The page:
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Title: Theoretical rotational-vibrational and rotational-vibrational-electronic spectroscopy of triatomic molecules
Author: Żak, Emil J.
ISNI:       0000 0004 7227 5652
Awarding Body: UCL (University College London)
Current Institution: University College London (University of London)
Date of Award: 2017
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The major part of this work is construction of 54 room-temperature infrared absorption line lists for isotopologues of carbon dioxide. In accurate nuclear motion calculations an exact nuclear kinetic energy operator is used in the Born-Oppenheimer approximation and three ab initio and semi-empirical potential energy surfaces for generation of rotational-vibrational wavefunctions and energy levels. Transition intensities are calculated with two different high quality ab initio dipole moment surfaces. The generated line lists are comprehensively compared to state-of-the-art measurements, spectroscopic databases and other theoretical studies. As a result, uncertainties in calculated transition intensities in several vibrational CO2 bands are shown below 1%, which is sufficient for use in remote sensing measurements of carbon dioxide in the Earth’s atmosphere. Results of the present calculations set a new state-of-the-art and have been included in the 2016 release of the HITRAN database. A theoretical procedure for estimating reliability of computed transition intensities is presented and applied to CO 2 line lists. As a result, each transition intensity received a reliability factor, a particularly useful descriptor for detecting resonance interactions between rotational-vibrational energy levels, as well as a good measure quantifying the strength of such interactions. The theoretical procedure used for CO 2 is extended to electronic transitions in the Born-Oppenheimer approximation. In this extended framework rotational- vibrational-electronic line lists for SO2 and CaOCa molecules are generated. For this purpose appropriate ab initio potential energy surfaces and a transition dipole moment surface are generated. Absolute transition intensities are then calculated both in the Franck-Condon approximation and with a full transition dipole moment surface. Resulting line lists are compared with available experimental and theoretical data. The unprecedented accuracy of the model used in these calculations and the rotational resolution of transition lines renders the present approach as promising for future uses in atmospheric science. Finally a theoretical framework for fully non-adiabatically coupled Hamiltonian is derived and discussed. A proposition for computer implementation of this theoretical scheme is also given.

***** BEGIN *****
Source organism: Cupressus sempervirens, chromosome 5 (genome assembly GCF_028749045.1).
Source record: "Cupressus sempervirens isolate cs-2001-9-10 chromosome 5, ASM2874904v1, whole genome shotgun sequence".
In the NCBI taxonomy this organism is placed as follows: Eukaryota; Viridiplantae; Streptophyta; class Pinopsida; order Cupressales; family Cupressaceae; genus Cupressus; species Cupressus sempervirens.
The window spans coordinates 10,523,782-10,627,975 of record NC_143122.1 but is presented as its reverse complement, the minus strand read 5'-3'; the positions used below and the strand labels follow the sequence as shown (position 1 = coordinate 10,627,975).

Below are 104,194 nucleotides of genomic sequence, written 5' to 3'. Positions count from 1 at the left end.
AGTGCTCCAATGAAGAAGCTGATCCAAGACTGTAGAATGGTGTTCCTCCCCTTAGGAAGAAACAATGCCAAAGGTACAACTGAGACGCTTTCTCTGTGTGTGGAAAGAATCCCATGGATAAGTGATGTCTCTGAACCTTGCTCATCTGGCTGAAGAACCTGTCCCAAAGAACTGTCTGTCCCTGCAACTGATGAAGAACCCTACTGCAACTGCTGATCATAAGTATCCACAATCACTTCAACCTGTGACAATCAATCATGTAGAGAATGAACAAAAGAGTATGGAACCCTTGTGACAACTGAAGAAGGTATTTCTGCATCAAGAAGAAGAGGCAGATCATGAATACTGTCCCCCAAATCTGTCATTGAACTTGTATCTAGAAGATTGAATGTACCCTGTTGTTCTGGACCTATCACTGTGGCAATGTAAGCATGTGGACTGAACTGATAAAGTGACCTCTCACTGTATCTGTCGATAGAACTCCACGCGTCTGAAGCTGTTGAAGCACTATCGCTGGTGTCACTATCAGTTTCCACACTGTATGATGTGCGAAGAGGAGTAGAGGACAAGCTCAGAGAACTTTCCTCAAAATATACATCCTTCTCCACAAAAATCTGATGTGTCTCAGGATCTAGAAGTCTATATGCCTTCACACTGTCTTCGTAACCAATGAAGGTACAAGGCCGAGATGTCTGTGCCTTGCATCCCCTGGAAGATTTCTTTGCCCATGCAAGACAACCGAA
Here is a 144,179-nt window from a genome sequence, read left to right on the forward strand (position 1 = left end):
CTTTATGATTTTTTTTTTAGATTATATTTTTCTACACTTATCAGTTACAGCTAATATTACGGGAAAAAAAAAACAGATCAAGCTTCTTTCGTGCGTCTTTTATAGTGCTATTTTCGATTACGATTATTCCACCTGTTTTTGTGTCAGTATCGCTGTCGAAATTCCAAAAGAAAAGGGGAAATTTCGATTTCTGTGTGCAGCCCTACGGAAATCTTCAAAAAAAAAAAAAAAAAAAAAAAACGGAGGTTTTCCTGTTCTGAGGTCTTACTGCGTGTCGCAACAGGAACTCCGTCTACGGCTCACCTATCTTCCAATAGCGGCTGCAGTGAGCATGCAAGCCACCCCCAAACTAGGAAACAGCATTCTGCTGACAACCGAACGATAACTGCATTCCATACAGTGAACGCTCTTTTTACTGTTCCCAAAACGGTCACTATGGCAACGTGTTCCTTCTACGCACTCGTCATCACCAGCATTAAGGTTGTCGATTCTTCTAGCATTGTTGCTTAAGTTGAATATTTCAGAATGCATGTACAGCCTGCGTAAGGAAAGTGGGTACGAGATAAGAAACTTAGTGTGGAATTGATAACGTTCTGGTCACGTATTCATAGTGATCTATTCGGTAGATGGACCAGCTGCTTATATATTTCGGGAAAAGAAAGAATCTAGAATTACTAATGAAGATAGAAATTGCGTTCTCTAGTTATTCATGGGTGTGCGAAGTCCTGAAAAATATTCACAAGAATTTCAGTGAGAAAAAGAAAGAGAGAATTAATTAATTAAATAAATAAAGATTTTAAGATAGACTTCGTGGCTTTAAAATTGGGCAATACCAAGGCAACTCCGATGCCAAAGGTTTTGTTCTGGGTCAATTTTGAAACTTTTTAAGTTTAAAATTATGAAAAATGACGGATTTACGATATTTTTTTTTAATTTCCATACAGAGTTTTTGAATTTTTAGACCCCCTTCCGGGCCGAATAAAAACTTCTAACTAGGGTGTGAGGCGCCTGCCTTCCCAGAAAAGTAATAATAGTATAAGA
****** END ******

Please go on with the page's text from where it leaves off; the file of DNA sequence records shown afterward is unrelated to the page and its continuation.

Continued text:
Supervisor: Tennyson, J. Sponsor: Not available
Qualification Name: Thesis (Ph.D.) Qualification Level: Doctoral
EThOS ID:  DOI: Not available